Byline: STELLA GREAVY
CLEARING is a time for quick thinking and prompt action, but getting involved in the process should not be a hit-and-miss affair.
With careful research, the chances are that potential students will still find vacancies on degree courses that they are really interested in at a university they really want to go to.
Finding a course place during Clearing often means that students have to broaden their ideas about the sort of course they want to do or what kind of university they want to go to.
With about 15,000 course vacancies at institutions across Britain during Clearing, they will not be short of choices. So it is important not to accept a place that they are not happy about.
To start with, students should make sure that they get a Clearing list as soon as the first one is published. They are available from UCAS online at www.ucas.com, The Independent and The Independent on Sunday, The Times, the Daily Express and The Guardian.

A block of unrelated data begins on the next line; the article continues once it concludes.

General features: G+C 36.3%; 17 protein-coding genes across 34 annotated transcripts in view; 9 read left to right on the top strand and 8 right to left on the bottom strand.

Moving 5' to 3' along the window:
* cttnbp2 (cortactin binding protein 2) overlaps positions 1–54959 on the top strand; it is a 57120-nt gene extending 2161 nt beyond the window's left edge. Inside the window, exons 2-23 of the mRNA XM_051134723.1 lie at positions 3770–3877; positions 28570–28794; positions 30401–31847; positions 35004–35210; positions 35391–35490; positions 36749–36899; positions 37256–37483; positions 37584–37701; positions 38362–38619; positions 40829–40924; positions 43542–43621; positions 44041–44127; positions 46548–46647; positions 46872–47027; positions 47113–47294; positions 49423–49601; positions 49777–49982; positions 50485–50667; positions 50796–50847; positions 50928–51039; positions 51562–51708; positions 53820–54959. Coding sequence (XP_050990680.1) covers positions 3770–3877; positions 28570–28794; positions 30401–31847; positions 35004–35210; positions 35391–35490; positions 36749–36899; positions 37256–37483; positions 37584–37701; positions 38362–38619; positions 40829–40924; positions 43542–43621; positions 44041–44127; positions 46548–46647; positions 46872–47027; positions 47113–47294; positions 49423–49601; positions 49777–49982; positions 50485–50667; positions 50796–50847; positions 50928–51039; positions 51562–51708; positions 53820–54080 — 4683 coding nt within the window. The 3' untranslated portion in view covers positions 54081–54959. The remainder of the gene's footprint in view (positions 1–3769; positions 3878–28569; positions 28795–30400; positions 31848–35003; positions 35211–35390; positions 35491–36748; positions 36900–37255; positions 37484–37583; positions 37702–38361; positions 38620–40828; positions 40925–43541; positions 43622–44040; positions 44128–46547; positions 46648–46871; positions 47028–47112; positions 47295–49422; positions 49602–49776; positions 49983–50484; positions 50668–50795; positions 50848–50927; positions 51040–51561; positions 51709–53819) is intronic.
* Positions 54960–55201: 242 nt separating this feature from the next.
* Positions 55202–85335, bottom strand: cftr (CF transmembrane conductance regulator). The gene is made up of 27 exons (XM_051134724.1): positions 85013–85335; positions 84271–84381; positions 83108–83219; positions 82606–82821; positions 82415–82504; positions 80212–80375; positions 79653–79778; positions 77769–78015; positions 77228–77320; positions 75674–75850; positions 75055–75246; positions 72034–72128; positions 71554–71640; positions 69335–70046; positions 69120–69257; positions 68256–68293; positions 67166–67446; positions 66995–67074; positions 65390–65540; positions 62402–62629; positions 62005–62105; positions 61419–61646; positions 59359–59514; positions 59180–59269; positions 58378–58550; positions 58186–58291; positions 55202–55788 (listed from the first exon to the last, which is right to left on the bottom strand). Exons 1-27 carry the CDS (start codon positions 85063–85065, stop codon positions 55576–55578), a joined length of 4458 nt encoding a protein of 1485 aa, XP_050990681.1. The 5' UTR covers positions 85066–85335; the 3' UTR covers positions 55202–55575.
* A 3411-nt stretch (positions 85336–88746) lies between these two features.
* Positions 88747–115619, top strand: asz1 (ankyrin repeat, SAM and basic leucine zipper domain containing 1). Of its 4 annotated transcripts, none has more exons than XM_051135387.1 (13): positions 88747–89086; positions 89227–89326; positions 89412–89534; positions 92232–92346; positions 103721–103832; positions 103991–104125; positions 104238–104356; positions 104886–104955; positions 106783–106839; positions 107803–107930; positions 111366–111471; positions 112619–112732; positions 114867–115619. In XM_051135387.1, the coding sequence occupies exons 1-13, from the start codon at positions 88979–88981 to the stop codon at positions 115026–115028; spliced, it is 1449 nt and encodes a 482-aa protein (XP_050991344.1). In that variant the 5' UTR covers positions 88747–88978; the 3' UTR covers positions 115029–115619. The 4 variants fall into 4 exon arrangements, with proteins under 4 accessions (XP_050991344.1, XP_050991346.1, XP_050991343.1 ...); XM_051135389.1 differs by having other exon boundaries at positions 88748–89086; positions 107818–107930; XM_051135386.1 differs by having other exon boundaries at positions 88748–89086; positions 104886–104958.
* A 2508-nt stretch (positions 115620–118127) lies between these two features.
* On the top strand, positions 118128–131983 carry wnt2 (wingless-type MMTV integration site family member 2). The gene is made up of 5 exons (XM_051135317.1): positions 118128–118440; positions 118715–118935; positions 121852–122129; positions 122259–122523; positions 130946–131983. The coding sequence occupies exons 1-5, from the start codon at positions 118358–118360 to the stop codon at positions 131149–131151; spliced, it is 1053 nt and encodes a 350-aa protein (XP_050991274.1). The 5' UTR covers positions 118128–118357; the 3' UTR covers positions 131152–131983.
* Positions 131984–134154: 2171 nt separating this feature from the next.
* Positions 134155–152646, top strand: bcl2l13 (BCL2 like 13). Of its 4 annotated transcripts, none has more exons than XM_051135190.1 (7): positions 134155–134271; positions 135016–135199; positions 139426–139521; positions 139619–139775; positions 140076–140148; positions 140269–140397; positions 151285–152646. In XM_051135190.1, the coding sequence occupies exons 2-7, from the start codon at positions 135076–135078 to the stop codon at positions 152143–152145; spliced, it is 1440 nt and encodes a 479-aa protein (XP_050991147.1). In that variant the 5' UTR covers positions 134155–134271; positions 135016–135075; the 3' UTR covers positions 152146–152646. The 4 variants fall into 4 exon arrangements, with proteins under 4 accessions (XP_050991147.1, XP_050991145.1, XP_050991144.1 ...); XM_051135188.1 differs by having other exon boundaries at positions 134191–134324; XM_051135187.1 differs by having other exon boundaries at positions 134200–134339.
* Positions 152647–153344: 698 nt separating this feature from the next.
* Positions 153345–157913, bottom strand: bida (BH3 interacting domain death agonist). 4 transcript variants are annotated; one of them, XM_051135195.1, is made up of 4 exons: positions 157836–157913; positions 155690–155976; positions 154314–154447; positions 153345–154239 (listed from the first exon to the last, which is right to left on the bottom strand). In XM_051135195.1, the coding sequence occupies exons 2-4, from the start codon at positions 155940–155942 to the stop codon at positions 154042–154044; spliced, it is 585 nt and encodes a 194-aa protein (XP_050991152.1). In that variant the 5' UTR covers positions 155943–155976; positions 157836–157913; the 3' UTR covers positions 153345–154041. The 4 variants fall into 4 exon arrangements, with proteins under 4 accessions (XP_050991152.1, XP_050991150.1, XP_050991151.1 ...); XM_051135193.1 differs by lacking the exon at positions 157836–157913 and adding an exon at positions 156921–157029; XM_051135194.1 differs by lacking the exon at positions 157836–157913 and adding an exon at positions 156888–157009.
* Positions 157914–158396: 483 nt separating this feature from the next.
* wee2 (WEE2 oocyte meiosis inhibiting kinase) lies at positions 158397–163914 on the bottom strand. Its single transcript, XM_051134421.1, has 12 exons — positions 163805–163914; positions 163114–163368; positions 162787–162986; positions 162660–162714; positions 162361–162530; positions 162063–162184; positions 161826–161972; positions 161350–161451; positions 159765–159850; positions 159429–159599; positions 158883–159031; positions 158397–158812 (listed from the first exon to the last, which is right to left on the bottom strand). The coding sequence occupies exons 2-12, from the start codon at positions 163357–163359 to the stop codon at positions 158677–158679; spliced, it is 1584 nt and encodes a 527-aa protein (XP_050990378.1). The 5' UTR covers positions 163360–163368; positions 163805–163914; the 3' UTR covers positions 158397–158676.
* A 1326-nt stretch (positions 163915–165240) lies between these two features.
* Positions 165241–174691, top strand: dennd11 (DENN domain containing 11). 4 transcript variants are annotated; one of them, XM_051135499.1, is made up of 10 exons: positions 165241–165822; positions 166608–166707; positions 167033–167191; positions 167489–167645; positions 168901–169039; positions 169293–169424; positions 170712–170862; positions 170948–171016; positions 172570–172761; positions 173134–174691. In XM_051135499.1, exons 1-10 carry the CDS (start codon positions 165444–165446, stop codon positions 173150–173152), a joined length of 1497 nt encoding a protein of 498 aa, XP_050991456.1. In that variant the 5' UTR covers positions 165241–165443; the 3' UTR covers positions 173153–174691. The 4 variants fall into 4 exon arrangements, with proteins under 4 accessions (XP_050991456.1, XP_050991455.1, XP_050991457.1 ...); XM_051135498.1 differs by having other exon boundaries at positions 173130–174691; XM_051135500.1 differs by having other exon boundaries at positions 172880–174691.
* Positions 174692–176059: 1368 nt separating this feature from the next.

Once they have found vacancies that interest them, they should track down as much information as they can from prospectuses and websites about the courses, as content can vary enormously.
They should aim to discover the following information: Teaching methods, methods of assessment, course length and the type of qualification given.
When choosing a university, they should also think about the following:
* What size is the university - is it large and busy or small and quiet?
* What kind of facilities does it have? What computer resources, libraries, student services and careers advice are available?
* What is the social life like? Is there a good student union and are there lots of clubs and societies?
* What is the travelling like - how far from home is it, how good is local transport?
* What are the costs involved - is it an expensive or cheap place to live?
By the time students have thought through their selection, their clearing entry form (CEF) should have arrived. They should fill this in and then get ready to start phoning the universities they are interested in.
The admissions tutor is the person students will usually speak to at the university.
Though the conversation may seem relaxed and the questions straightforward, it is vital to treat the phone conversation as if it is an interview. After all, it is the one chance for students to sell themselves to an institution.
For this reason they should highlight their good points, though it is worth being reasonably humble. …